This period begins, then, with the call of Abraham, and Himself. In the earth, separated from the waters, I see the Lord's taking out of the nations a special people for Israel taken up of God to be cultivated (if I may so say) for Himself. It may, alas! be ground which produces thorns and thistles; but that is not in the line of thought here, nor failure at all (save so far as day and night succeed each other in constant cycles till the seventh day). But in this ground grow, too, the goodly trees of the Lord's planting; not barren nor unfruitful under His abiding care.

But all, so far, is earth. The next day carries us up to heaven. The symbols here have been already before us, and I need not dwell on them again. I surely believe we have here the present period - earth not taken up at all, though the scene of testimony, and God thereby taking out of it a people for His name; but a people who are thus "taken out," heavenly, the body of Him who, Himself in heaven, is made there "Head over all things to the Church," "seated together in the heavenlies in Christ Jesus."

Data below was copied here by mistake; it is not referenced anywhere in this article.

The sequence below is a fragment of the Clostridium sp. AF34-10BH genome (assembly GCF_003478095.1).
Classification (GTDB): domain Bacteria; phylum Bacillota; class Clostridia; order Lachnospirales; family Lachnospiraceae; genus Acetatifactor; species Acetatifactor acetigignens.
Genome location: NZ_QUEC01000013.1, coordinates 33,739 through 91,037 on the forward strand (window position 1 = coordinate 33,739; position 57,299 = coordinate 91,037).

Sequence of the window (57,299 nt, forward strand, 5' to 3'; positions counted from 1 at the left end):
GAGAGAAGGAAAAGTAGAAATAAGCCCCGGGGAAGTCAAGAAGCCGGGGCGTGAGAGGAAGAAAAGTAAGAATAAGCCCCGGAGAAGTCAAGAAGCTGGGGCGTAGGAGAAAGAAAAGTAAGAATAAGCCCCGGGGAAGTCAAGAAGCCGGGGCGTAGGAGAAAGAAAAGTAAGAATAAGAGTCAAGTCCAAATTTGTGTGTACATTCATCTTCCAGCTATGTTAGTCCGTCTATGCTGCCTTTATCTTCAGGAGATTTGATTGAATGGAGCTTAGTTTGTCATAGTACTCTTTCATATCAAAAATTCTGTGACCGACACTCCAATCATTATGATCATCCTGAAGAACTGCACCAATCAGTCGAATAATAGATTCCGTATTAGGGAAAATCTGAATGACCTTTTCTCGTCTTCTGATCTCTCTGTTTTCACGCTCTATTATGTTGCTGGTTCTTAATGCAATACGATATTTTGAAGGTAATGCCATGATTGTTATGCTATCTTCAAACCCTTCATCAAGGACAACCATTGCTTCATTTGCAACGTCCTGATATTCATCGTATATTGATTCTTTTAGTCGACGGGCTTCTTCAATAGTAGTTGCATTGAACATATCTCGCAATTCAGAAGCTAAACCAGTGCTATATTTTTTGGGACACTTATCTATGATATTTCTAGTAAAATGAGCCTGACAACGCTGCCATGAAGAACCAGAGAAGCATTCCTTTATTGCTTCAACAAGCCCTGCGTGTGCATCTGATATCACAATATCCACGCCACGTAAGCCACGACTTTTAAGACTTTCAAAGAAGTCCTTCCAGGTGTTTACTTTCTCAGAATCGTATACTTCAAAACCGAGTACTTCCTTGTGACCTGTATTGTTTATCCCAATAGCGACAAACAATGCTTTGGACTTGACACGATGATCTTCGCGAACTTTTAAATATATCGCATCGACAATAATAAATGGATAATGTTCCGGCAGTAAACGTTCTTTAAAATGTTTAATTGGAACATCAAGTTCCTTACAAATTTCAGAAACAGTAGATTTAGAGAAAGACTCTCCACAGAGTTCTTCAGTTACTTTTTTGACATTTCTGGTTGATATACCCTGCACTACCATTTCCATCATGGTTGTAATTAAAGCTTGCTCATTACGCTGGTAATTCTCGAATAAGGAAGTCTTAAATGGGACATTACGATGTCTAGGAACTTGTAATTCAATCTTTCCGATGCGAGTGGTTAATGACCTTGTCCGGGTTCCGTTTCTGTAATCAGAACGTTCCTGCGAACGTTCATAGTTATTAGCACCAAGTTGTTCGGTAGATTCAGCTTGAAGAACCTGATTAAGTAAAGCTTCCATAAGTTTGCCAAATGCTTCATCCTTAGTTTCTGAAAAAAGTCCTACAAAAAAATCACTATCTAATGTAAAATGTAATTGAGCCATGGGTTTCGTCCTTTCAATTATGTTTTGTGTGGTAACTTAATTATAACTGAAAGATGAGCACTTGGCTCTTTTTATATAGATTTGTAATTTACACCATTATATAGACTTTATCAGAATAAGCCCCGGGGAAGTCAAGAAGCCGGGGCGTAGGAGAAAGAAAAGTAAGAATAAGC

The fifth day, in contrast to all this, brings us back, as one might think, to confusion such as is the beginning. We find nothing but "waters" - a mass of Gentile evil; Israel for the time given up and mingled in the mass in what might seem hopeless confusion. It is the "time of Jacob's trouble," the time of the "lawless one," who shall "do after his own will;" when the nations "shall be gathered together unto the great day of God Almighty," and shall end their career of folly and impiety in open war against the Lamb."

Yet amid all this we know, just as in the type we see the waters made productive, God shall have a people for Himself. Rev. 7 witnesses to this, both as regards Israel and the Gentiles also; as Matt. 25 shows us, as to the latter, their separation from the mass of the ungodly when the Lord is come.